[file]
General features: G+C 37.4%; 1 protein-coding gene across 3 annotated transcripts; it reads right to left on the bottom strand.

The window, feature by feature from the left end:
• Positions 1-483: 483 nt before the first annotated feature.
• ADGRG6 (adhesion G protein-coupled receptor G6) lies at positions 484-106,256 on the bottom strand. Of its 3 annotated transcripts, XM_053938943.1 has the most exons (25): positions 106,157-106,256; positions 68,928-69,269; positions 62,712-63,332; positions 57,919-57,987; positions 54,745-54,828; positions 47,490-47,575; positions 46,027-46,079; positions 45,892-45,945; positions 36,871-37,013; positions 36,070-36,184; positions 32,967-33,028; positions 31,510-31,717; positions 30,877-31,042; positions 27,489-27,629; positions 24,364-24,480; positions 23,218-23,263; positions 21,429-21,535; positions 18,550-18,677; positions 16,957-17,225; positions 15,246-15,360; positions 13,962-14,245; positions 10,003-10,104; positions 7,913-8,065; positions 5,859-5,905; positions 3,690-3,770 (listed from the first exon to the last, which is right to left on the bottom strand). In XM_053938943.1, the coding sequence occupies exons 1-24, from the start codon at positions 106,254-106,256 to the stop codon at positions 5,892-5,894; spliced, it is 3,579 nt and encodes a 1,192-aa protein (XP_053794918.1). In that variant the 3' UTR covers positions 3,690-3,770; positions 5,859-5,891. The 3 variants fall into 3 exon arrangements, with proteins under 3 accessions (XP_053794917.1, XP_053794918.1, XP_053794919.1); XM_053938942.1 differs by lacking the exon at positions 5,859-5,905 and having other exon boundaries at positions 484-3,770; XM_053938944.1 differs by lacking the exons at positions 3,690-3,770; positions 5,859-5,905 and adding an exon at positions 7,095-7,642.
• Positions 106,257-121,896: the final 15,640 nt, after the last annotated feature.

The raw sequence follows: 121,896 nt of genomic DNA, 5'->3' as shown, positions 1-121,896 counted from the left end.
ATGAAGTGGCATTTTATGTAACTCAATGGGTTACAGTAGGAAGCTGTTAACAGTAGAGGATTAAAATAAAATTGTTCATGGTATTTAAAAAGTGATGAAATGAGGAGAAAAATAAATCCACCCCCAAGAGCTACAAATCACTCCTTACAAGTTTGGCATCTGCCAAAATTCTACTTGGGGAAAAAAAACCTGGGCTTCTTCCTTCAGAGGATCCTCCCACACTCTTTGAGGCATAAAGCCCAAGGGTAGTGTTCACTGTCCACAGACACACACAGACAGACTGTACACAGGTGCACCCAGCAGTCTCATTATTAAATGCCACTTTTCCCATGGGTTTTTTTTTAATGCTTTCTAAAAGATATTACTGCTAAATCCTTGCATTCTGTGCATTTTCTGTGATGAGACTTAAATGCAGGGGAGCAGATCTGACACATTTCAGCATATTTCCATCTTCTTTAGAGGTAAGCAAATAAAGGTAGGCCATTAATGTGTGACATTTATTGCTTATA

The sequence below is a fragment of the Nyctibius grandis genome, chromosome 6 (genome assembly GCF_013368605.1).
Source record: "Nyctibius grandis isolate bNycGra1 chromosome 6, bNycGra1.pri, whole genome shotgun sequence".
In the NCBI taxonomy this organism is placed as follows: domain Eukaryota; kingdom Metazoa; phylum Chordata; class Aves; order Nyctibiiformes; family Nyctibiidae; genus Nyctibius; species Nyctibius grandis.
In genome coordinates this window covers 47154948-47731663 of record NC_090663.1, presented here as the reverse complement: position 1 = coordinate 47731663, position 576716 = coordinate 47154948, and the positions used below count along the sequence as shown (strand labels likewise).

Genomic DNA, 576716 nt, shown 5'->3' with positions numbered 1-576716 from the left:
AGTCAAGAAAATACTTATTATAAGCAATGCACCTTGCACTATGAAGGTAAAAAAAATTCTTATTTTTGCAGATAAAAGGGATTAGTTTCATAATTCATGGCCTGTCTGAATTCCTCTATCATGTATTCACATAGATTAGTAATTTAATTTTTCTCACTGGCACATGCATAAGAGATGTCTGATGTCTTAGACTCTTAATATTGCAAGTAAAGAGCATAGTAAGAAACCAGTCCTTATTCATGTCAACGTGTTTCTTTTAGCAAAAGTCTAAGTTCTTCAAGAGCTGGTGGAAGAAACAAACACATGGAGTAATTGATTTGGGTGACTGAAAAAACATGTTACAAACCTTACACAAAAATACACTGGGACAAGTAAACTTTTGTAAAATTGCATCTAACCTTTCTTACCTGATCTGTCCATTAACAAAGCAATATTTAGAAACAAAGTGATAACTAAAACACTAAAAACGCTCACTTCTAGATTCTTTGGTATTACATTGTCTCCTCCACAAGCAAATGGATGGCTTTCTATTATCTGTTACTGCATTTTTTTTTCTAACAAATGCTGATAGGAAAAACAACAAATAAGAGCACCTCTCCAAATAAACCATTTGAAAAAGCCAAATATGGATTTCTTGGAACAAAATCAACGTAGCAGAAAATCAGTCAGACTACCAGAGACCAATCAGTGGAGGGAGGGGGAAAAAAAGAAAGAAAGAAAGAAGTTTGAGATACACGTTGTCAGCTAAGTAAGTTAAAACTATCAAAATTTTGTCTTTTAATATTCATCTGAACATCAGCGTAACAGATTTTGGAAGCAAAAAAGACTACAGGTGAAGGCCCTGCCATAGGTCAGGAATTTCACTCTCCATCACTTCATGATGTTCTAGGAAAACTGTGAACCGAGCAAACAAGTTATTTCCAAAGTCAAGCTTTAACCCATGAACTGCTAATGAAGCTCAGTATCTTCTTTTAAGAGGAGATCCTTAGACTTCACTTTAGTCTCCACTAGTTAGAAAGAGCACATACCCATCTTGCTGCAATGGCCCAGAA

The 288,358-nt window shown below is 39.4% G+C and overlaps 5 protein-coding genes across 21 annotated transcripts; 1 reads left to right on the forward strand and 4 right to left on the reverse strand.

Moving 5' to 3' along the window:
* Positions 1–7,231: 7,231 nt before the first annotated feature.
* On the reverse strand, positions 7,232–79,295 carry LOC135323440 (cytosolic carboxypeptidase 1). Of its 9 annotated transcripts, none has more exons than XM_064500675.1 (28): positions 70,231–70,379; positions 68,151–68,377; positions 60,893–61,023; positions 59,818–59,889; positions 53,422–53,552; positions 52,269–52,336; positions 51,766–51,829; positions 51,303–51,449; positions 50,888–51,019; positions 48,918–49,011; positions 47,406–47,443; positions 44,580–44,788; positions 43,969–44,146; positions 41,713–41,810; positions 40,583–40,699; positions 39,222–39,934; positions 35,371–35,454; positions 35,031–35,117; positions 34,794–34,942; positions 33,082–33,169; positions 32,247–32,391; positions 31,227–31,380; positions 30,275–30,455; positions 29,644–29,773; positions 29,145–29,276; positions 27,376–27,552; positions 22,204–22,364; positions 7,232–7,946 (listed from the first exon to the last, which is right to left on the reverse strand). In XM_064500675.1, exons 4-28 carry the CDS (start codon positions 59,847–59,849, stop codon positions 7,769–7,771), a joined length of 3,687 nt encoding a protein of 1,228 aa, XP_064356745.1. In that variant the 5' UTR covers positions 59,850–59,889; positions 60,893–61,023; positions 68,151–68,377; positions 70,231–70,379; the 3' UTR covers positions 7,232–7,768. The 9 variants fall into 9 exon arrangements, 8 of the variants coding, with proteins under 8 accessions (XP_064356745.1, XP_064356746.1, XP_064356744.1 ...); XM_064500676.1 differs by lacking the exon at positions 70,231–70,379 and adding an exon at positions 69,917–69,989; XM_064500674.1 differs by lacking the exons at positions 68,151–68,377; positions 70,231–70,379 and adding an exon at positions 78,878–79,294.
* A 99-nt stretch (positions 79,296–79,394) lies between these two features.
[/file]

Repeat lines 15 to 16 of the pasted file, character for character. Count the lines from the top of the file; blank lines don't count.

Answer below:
Moving 5' to 3' along the window:
* Positions 1–7,231: 7,231 nt before the first annotated feature.